I'm better at teaching the enneagram than anyone in most rooms, but that has nothing to do with kenpo. lol.
    You are wrong.

    the enneagram "can" and "does" have much to do with kenpo karate.

    Go to the personality side, and notice which profiles do what in the martial arts.

    Teach how to turn those other parts on and why it is (or can be) necessary for learning kenpo more effectively.

    One of my most powerful kenpo seminars was on "Secrets of Speed Reading the Opposition", which they did love, and still love today 20 years later.

    Dr John M. La Tourrette

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    Default Re: Teaching Seminars

    Quote Originally Posted by John M. La Tourrette View Post
    Unfortunately, that does destroy any marketing attempts you make.

    So, because it normally does end up like Mr. Marshall said, I make damn sure that on my 3 day events, that by the end of day one I'VE COVERED IN COMPLETE DETAILS everything mentioned in my advertising copy.

    So that I can then do the last 2 days of the intensive covering all the other neat stuff that pops up out of their unconscious minds that also need to be taken care of.

    That way the attendees are getting 3 TIMES the amount they paid for.

    Dr. John M. La Tourrette
    Yes Sir your right about the marketing aspect.
    However I havent been asked to do a 3 day event (YET), nor has anyone requested any of my material (Which I dont have to market anyway).
    Im just someone in Nebraska doing a little Kenpo.
    Brad Marshall SP
    KKFI

    trgodbm@yahoo.com

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    Default Re: Teaching Seminars

    Amy, you'll do well. You know what you're doing. You may be a "second", but you know a lot more. It's obvious-so just do your thing.
    [SIGPIC][/SIGPIC]
    Michael Huffman
    1st Black, AKKI
    www.akki.com

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    Default Re: Teaching Seminars

    Quote Originally Posted by MARSHALLS KENPO View Post
    Yes Sir your right about the marketing aspect.
    However I havent been asked to do a 3 day event (YET), nor has anyone requested any of my material (Which I dont have to market anyway).
    Im just someone in Nebraska doing a little Kenpo.
    Do NOT talk yourself down Mr. Marshall.

    And NEITHER should Amy talk herself down.

    Ask the magic question, the question that leads to POSSIBILITIES, "If I could do a GREAT seminar, what could I give it on that THEY would really enjoy?"

    And it's nice to do this self-questioning at a meditative alpha level so you actually get positive answers popping up.

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    Default Re: Teaching Seminars

    Quote Originally Posted by John M. La Tourrette View Post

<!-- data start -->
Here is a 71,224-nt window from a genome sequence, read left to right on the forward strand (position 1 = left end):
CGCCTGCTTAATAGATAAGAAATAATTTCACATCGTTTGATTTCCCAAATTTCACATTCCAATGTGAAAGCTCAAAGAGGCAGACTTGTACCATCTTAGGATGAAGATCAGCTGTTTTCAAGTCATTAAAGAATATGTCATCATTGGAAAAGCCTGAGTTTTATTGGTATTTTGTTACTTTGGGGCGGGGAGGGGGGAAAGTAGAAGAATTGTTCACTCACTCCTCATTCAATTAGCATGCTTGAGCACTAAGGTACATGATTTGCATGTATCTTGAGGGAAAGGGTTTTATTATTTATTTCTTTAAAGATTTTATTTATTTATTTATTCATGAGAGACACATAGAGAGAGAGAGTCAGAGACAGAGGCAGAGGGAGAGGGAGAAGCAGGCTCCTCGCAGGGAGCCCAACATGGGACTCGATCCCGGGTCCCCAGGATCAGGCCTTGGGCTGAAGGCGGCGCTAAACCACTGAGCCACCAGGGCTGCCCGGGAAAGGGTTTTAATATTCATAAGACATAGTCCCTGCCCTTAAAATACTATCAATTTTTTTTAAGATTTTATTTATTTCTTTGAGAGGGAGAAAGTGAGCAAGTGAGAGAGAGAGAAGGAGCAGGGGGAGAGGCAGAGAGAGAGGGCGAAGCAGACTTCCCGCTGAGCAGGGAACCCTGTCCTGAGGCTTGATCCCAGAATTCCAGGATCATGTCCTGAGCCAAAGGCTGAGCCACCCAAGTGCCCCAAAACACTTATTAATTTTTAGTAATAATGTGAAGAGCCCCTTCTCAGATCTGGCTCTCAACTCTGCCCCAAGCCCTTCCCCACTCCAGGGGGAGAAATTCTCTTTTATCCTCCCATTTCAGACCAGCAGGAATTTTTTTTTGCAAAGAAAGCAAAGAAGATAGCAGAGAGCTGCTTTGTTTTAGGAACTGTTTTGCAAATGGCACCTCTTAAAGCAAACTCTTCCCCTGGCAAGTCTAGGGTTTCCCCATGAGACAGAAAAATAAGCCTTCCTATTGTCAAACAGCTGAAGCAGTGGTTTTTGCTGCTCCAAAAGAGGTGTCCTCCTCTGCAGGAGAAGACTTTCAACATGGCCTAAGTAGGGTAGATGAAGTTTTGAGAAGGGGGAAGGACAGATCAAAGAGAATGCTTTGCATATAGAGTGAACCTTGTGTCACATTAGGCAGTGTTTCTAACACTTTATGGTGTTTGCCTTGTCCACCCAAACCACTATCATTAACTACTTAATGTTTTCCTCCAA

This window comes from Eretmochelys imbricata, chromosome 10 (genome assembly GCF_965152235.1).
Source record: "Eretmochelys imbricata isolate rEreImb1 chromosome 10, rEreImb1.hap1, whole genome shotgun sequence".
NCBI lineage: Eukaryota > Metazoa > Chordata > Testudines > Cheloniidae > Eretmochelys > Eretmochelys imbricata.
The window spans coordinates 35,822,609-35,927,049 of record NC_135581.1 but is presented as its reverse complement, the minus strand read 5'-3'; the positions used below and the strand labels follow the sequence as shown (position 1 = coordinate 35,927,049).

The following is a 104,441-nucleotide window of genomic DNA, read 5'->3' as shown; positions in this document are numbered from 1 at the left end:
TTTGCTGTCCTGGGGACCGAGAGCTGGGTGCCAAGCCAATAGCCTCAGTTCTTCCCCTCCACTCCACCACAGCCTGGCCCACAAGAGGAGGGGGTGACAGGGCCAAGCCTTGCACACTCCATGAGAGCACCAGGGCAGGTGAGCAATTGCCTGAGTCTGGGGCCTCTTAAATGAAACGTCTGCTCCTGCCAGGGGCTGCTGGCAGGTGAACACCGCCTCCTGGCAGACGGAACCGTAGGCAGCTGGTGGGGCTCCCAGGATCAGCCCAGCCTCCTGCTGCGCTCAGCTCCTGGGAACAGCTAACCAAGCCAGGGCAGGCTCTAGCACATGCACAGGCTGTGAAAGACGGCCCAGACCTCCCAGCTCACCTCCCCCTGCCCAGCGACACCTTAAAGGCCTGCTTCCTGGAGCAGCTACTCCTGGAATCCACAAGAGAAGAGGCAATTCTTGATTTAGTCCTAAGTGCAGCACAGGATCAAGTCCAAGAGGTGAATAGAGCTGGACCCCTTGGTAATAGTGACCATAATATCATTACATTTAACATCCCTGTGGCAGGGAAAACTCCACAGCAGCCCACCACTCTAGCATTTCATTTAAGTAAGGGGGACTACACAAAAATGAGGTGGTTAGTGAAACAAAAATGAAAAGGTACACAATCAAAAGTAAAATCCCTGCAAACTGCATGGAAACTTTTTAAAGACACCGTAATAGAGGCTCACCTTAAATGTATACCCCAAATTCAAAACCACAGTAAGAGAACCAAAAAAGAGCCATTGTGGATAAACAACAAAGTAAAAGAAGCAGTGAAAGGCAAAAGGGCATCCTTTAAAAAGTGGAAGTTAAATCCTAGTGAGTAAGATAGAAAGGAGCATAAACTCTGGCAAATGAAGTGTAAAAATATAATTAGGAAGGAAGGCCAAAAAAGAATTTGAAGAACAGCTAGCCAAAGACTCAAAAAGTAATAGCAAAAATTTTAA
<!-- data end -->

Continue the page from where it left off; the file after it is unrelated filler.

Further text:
Do NOT talk yourself down Mr. Marshall.

    And NEITHER should Amy talk herself down.

    Ask the magic question, the question that leads to POSSIBILITIES, "If I could do a GREAT seminar, what could I give it on that THEY would really enjoy?"

    And it's nice to do this self-questioning at a meditative alpha level so you actually get positive answers popping up.
    Dr. John,

    Sir I thank you for that response.
    I just look at this way, I have some wonderful insight to share, the hardest part is getting publicly known in-order to have a market base which to promote the material to. It takes many many years before the public is willing to listen,or validate what is being promoted. If you think about it, very few here on this site, didnt even know who I was prior to my posting.

    So I continue to teach,train,study,and listen to those who are well known.
    This helps me in my teaching and study, and someday in the promotional aspects of the art to a larger base.

    My Respect Sir, and again Thank you
    Brad Marshall SP
    KKFI

    trgodbm@yahoo.com

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    Default Re: Teaching Seminars

    Hi Amy,

    Try starting small and working your way up. In the past two months, this board alone there have been announcements for four Kenpo-related get-togethers that I can think of. The KenpoTalk meet and Greet, Dr. Dave's Kenpo Ohana, East Coast Kenpo Systems event in Canada, then there's an upcoming Kenpo Ohana in Texas.

    Try networking with the people that taught at these events. Find out what they did in what kind of time. See if you can open doors to teach yourself at a future gathering.

    The only one of those that I attended was the Kenpo Talk Meet and Greet. Mr. Jay Arnold was the only one that taught Kenpo, and he went over Sword of Destruction with the group. The event in Buffalo attracted over 30 people, and the attendees were from New York State, but also as far away as Ohio, West Virginia, Massachusetts, and even Texas. There are a lot of camps and seminars that don't attract that number of people, let alone from that wide of a spread. Working such events could go a long way to start building up your base.

    Anyway...that's just an idea. Just be sure to let me know if you make it out towards Boston

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    Default Re: Teaching Seminars

    Teaching is an art form and teaching seminars is an art form unto itself. The easiest way to know you are ready to teach seminars, is to wait until you are asked by those you respect in the Martial Arts community. When your peers respect your teaching ability enough to ask you to teach a seminar then you are ready to do so.
    Quality outweighs quantity every time.